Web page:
Calexico Chronicle / IV Weekly

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Plucky Brawley Chamber Artfully Pushes North End Success

April 19, 2018



As Imperial County’s third-largest city, Brawley at times has been seen at risk of lapsing behind its larger neighbors to the south and yet has assets allowing it to emerge from the recession years with a brighter outlook.


The city has a growing hospital recently affiliated with a major health network, a major beef processing plant that reopened after a few dormant years and Cattle Call, a week-long festival celebrating the area’s agricultural roots that continues to draw huge crowds. Those and other advantages must be leveraged to achieve further prosperity, said Katie B. Luna, executive director of the Brawley Chamber of Commerce. 


“How are we going to brand the North County so it is attractive for people to come and spend their discretionary dollars?” Luna said in a recent interview. “There’s a lot of tourism that we are not capitalizing on that we need to. We’re not showing off what we have and not keeping them here.”


As of Jan. 1, 2017, Brawley had a population of about 27,000, compared to about 46,000 for El Centro and 41,000 for Calexico.


The potential lies in the city already being a gateway to Imperial County for off-roaders, snowbirds and ecotourists, and for being the largest city close to the deceptively sizeable population of the vast rural areas in the county’s northern areas.


More growth potential comes from those already visiting the city, Luna stressed.


“We need a secondary market to Cattle Call. That business sustains that area for months. To our credit, we are at a point where we recognize that,” Luna explained. “It’s so important for us to do events because it draws people to the city. People come for the event but before they leave they have to stop and buy gas or stop at Wal-Mart.”


Also attracting commerce are the Pioneers Memorial Healthcare District that in recent years affiliated with the Scripps Health Network and continues to expand medical services, the One World Beef plant, and other major activities staged by the chamber, including downtown market-style events such as the April 21 Great Taco Showdown.


To build on those assets Luna revealed the chamber changed its approach to events, including reducing the number but enhancing the quality of those remaining.


“What we’ve seen as a result in taking the events to a more professional level is better marketing and promotion resulting in a higher attendance and more satisfaction from attendees, and more value for the sponsors so they really know what they’re getting,” she said.


Another major component to improving commerce is developing and promoting an image for the city’s embattled downtown area. Like smaller cities across the nation, Brawley’s downtown is no longer the major center of commerce, losing customers to the Wal-Mart commercial area on the south end of town, and to the Imperial Valley Mall and commercial areas in El Centro.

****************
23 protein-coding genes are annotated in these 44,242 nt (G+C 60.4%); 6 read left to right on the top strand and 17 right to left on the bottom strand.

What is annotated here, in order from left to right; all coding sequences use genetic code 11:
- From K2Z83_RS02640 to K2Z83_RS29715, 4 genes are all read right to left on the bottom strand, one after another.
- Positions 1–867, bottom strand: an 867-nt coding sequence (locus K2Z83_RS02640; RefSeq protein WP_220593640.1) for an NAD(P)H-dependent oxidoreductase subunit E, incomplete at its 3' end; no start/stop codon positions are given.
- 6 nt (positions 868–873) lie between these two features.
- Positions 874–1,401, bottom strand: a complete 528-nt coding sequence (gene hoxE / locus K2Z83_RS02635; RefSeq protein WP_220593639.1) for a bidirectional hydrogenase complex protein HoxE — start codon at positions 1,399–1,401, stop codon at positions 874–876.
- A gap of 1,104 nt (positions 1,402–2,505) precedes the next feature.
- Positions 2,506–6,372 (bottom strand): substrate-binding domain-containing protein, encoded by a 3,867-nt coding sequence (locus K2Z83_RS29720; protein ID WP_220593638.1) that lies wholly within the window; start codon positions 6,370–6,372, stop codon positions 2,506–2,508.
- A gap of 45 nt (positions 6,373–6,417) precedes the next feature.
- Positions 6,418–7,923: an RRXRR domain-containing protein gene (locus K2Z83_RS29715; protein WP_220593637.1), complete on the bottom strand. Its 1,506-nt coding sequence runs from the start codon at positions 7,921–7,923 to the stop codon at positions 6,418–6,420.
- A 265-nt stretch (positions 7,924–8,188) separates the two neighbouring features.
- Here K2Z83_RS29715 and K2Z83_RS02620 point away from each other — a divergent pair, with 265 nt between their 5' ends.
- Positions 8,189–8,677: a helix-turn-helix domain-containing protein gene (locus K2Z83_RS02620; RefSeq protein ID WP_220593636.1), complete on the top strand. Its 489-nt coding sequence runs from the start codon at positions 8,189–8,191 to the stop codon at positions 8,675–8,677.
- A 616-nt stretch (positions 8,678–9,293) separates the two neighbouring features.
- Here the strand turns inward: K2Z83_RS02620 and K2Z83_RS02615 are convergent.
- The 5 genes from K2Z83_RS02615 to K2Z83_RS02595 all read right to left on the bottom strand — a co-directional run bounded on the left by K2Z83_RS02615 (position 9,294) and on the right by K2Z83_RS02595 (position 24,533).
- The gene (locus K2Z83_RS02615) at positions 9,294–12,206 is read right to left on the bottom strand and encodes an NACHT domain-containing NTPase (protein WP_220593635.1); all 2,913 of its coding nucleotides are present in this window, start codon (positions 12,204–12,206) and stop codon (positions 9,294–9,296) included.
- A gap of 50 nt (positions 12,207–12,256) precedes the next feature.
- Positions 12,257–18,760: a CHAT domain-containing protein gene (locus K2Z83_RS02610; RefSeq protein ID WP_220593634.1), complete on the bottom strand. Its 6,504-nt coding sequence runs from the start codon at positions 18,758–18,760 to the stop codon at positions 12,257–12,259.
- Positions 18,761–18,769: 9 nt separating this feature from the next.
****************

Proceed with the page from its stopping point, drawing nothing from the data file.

It has a number of vacant buildings and a few ugly scars from structures that burned. But many businesses remain and that stretch of Main Street—What else would it be called in a small town? —it has several financial institutions, medical facilities and the county courthouse/administration facility. All attract clientele, but Luna said the chamber and other locals have something a bit more vibrant in mind.


“We can envision a ‘boutique-ish’ downtown that will attract visitors to something they can’t get in their day-to-day lives. We have a lot of art in Brawley and the North County that is taking form and a lot of art businesses we want to support. For our downtown that is so important,” she said, explaining the North County Coalition for the Arts is a major ally.


An initial foundation is the Firestone building on the downtown Plaza park area that houses a photographer, art studio and graphic-arts business. An old theater that could host a variety of events is under renovation.


“That is an anchor point to attract people and businesses that are art-centered. Attracting those businesses that complement what we already have is important,” Luna said of the fledgling arts district.

Luna said the chamber is not just hoping for an ignition spark. In a bold move, the chamber recently asked the city to give it control of a percentage of the hotel tax collected in the city.


“We proposed to the city we can fill two areas of need by using the tax: tourism and business development. The funds would be for marketing tourism and attracting business,” Luna said. “The chamber would provide services at a cheaper rate of costs than if the city does it. It takes collaboration to execute.”


The city council did not immediately make a decision on the request, but Luna said the chamber is hopeful the outcome will be favorable.


She said she also hopes the effort is a catalyst for the city to become more business friendly. Currently, Luna said she hears from entrepreneurs getting a business license is too difficult.


“There’s a certain responsibility for the chamber and the city to make it simple. Restaurants know food, but not three pages of conditions,” she added. “We need to take action. Without a vision for growth you’re burdening progress and when you burden progress, you stop growth.”

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